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Texas Hold’em

Texas Hold’em is one of the most widely played versions of poker worldwide. Since the early 2000s, Hold’em has taken on a life of its own, rising to become the poker game of choice for millions, thanks to its coverage on TV, and the main event at the World Series of Poker. Before you jump in to play for yourself, here’s a quick rundown of everything you need to know to get your game off to a flying start.

How It Works

Texas Hold’em can be played with limits or no limits, depending on the specific game rules. This relates to the presence or otherwise of a cap on betting. No Limits is the preferred game format for WSOP and is the most high-profile, because of its scope for massive pots to accrue and change hands.

The game starts with posting the blinds. The two players immediately to the left of the dealer must chip in a big blind and a small blind respectively — two fixed bet amounts to get the pot started, where the big blind is usually two times the small blind amount. Because the dealer function rotates around all players at the table in a clockwise direction, every player in the game will eventually be required to pitch in for both blinds, ensuring everyone is subject to the same rules.

Once the blinds have been posted, each player is dealt two cards face down. These two cards are the first insight each player gets into how their hand will pan out, before any other cards are dealt. The first round of betting commences on these cards until everyone has checked, or ‘called’ the wagers set by other players as betting moves around the table. At this stage, players can also fold for any reason, or raise with their wager amount if they want to up the stakes at this early stage.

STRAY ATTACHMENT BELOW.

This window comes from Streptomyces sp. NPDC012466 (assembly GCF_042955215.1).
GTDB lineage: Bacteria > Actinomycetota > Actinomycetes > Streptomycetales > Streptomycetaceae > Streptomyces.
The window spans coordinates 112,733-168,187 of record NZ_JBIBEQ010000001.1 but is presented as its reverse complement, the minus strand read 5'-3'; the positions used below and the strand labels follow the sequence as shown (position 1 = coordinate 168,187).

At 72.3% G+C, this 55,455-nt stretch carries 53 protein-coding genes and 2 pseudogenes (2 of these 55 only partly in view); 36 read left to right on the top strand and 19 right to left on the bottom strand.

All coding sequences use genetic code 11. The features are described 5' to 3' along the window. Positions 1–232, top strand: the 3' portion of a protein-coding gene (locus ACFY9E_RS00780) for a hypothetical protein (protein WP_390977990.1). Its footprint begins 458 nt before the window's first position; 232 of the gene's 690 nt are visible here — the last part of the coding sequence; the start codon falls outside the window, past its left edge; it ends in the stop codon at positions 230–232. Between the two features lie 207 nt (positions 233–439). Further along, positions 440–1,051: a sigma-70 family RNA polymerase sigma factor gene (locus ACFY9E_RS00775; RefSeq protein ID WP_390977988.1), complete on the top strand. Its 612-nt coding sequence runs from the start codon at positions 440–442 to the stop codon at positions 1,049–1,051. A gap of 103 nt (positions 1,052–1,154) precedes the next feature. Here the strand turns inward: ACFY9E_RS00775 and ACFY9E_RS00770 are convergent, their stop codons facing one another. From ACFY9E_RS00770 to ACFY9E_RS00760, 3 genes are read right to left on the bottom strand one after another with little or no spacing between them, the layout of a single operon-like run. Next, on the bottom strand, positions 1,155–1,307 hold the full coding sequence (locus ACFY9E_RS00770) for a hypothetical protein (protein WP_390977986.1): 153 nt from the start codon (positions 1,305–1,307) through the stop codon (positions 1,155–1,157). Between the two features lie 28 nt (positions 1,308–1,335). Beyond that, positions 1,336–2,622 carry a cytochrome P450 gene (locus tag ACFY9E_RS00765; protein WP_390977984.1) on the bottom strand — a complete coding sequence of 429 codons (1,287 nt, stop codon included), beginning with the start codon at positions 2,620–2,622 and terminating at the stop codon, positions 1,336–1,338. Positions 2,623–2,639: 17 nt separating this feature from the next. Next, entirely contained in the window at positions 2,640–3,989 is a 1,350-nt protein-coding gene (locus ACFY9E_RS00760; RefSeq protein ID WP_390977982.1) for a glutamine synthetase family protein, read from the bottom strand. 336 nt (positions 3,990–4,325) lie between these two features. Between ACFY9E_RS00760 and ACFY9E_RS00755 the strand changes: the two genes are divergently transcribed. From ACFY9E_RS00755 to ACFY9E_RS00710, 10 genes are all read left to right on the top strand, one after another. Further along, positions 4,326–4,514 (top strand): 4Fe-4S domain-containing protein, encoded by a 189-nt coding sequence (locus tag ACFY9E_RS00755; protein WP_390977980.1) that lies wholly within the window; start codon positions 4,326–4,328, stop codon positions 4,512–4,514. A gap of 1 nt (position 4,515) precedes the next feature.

When the first round of betting is complete, it’s time for the community cards to be dealt.

The Flop, The Turn and The River

Three cards are dealt face up, known as ‘The Flop’. These cards are the basis of the any five cards players must use to make their hand. At this stage, players have the opportunity to bet further, based on whether they feel they can make a strong or winning hand from their two hole cards and these initial three community cards. You can also choose to drop out at this stage by folding if you think it’s unlikely your hole cards will see you winning the hand.

The Turn comes next, a fourth card dealt face up on its own, before another round of betting commences. Then ‘The River’ completes the set, a fifth card dealt face up, revealing the total lineup of community cards. Players have the chance to bet for a final time, before all those still in play need to show their cards. The person with the best hand ultimately walks away with the pot, or a share of the pot where hands are tied and there is no clear winner.

Texas Hold’em is a simple game in essence, but one that presents a challenging series of dilemmas for its players. While the rules are straightforward, especially after playing a couple of hands, strategy and tactics can take a lifetime to truly master.

Especially when there are no limits in play, the amount of money on the table can quickly get serious, and players with inherently medium to strong hands often do fold early for fear of losing a bigger pot. It is in the interplay of understanding both the game and the betting side of Texas Hold’em that makes this such an engaging, tense and altogether challenging way to play poker.